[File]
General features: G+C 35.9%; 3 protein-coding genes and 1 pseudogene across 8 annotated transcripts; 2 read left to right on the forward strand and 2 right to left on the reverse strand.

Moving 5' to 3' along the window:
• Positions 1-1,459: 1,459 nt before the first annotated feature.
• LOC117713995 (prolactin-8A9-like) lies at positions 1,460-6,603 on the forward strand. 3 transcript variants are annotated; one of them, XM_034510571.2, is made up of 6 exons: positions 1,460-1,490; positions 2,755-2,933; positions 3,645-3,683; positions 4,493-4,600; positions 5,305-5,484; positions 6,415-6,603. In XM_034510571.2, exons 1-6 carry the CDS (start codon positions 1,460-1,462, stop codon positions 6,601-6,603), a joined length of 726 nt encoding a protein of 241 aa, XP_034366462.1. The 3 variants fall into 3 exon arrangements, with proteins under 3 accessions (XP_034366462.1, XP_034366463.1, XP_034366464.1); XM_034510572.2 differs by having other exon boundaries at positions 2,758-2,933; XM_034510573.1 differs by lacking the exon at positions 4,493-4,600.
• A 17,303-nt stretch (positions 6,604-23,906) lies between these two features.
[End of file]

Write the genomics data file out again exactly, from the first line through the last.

General features: G+C 35.9%; 3 protein-coding genes and 1 pseudogene across 8 annotated transcripts; 2 read left to right on the forward strand and 2 right to left on the reverse strand.

Moving 5' to 3' along the window:
• Positions 1-1,459: 1,459 nt before the first annotated feature.
• LOC117713995 (prolactin-8A9-like) lies at positions 1,460-6,603 on the forward strand. 3 transcript variants are annotated; one of them, XM_034510571.2, is made up of 6 exons: positions 1,460-1,490; positions 2,755-2,933; positions 3,645-3,683; positions 4,493-4,600; positions 5,305-5,484; positions 6,415-6,603. In XM_034510571.2, exons 1-6 carry the CDS (start codon positions 1,460-1,462, stop codon positions 6,601-6,603), a joined length of 726 nt encoding a protein of 241 aa, XP_034366462.1. The 3 variants fall into 3 exon arrangements, with proteins under 3 accessions (XP_034366462.1, XP_034366463.1, XP_034366464.1); XM_034510572.2 differs by having other exon boundaries at positions 2,758-2,933; XM_034510573.1 differs by lacking the exon at positions 4,493-4,600.
• A 17,303-nt stretch (positions 6,604-23,906) lies between these two features.